Eleanor Catton will be among the recipients of Canada’s highest literary honour for her historical suspense novel The Luminaries. The 28-year-old author has been making headlines around the world, but not just for her GG win. Six weeks ago, Catton won the much-coveted Man Booker Prize. She was the youngest winner for the longest novel (832 pages) in its history.
Catton was born in London, Ontario, where she lived until she was six
while her father completed his PhD at the University of Western
Ontario, but she grew up in Christchurch, New Zealand. Writing fiction
is a lifelong endeavour, and the world is anxious to know how Catton
managed to become such an exemplary writer at such a young age. She has
said on repeated occasions that she has been writing for as long as she
can remember and credits her mother, a librarian, for always keeping her
with a fresh supply of books. Four years ago, Catton penned her debut
novel The Rehearsal,
which was also her Master’s thesis. A sex scandal at a high school
formed the basis of the story, which received a number of awards,
including the Amazon.ca First Novel Award.
A departure from her previous novel, The Luminaries takes
place in Hokitika, a gold-rush town on the west coast of New Zealand’s
south island in the 1860s. On a dark and stormy January evening, Walter
Moody steps off a shipwreck and walks into the first Hokitika hotel he
finds. He has come, like other European prospectors and Chinese
labourers, to start afresh and seek his fortune in the New Zealand
goldfields. Moody has had a deeply unsettling experience aboard the
barque Godspeed, and is still shaken when he enters the hotel.
There, he finds himself in the midst of 12 men who are holding an
informal meeting about a series of unexplained events that involve a
drugged prostitute found unconscious in the street, a wealthy young man
who has disappeared and a fortune in gold found in the home of a hermit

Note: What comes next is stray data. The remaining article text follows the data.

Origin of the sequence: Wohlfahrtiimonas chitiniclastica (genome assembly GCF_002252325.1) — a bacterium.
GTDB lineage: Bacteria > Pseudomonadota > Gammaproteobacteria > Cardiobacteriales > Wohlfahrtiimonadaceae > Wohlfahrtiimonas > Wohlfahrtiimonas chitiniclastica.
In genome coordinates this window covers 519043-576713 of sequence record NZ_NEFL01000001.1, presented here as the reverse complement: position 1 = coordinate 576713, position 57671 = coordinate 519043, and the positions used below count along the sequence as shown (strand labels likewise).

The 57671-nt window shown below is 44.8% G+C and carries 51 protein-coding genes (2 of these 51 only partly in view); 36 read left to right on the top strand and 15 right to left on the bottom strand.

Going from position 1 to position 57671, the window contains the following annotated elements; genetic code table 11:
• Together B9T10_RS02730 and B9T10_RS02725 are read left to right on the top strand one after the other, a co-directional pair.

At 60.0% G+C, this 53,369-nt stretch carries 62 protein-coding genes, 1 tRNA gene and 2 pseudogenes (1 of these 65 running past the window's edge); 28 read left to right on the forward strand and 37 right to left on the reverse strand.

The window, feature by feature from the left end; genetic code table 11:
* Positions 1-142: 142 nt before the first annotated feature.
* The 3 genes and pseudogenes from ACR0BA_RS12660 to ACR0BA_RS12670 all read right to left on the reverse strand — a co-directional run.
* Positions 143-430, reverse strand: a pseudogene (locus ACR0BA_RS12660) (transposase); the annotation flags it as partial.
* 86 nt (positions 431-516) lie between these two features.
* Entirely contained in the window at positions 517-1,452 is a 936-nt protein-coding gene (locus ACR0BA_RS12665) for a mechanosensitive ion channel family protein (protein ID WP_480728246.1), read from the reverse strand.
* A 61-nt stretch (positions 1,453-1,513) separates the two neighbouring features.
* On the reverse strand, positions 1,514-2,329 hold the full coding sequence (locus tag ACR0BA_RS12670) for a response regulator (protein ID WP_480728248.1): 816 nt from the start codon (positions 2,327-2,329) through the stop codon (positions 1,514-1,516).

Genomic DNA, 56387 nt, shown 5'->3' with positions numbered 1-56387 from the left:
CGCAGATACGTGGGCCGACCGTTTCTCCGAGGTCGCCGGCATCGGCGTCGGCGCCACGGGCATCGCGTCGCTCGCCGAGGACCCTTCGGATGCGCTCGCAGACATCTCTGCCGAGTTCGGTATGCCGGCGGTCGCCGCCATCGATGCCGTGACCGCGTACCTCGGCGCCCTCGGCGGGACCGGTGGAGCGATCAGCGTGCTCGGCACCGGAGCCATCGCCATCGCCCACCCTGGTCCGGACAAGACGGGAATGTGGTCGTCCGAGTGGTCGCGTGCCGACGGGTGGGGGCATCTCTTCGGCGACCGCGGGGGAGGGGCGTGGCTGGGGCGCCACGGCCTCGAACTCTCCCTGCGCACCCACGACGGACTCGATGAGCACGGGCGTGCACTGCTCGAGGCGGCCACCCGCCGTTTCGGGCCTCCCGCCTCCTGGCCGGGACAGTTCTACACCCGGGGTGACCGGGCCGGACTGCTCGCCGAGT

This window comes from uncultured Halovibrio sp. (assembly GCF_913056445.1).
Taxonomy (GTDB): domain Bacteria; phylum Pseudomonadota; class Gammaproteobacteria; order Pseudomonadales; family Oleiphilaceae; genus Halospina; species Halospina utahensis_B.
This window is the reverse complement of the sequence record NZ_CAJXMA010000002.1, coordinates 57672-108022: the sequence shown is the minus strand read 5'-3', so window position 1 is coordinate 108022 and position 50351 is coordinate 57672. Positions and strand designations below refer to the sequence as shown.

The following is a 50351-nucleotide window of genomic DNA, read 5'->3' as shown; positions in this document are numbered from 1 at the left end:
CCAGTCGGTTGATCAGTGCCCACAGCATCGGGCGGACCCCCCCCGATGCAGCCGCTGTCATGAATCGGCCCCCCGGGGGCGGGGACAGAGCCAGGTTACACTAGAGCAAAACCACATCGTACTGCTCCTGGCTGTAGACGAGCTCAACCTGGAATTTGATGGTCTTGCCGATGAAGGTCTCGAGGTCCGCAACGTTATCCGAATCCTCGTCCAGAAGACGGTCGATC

who has died under suspicious circumstances.
The reader must comb through multiple layers of speculation,
contradiction and fact to uncover the reasons for these three events and
the connection between them. In the course of this highly complex
novel, the reader meets 20 characters that include a whoremonger, a
chaplain, a greenstone hunter (the sole Maori character), an opium
addict, a fortune-teller, a jailer, a politician and a former convict.
Every character is privy to a piece of information that no one else
knows. Gold is concealed in the seams of gowns, identities are stolen
and fortunes are lost. Then, there is the astrology-based structure with
charts at the start of each of the book’s sections. Catton has assigned
personality traits that are stereotypical of one zodiac to each of the
12 men, while 7 other characters are said to have planetary influences.
The Luminaries reads like a Victorian novel, reminiscent of
Dickens or Collins. The writing is beautiful, compelling and detailed,
with so much keen insight that it is hard to imagine that the author is
under the age of 30. There are multiple narrative threads, but the story
under Catton’s deft hand never becomes unwieldy. At times, however, the
many details are hard to keep straight. Fortunately each chapter starts
with an epigraph with the names of characters who are to appear, making
it easier to go back and check details. This is not a book to read on
your commute to work. Instead, it is best enjoyed when you can read for
hours at a time.
The narrative threads may not always be tied up perfectly, but there
are plenty of wonderfully written distractions to make you quickly
forget. Towards the end of the book, the epigraphs may tell too much of
the story, but the author nevertheless serves up a highly satisfying
ending. The Luminaries is a booklover`s novel.
Eleanor Catton’s abilities as a writer are astounding. If this is what
she produces at age 28 then I look forward to what she will write at
50, when most writers are just hitting their stride. She is a shooting
star in the literary firmament and a more than worthy recipient of the
Governor General’s Award for fiction.
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Detropia by Heidi Ewing and Rachel Grady
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The Fruit Hunters by Yung Chang
This has been cross-posted at Rover Arts.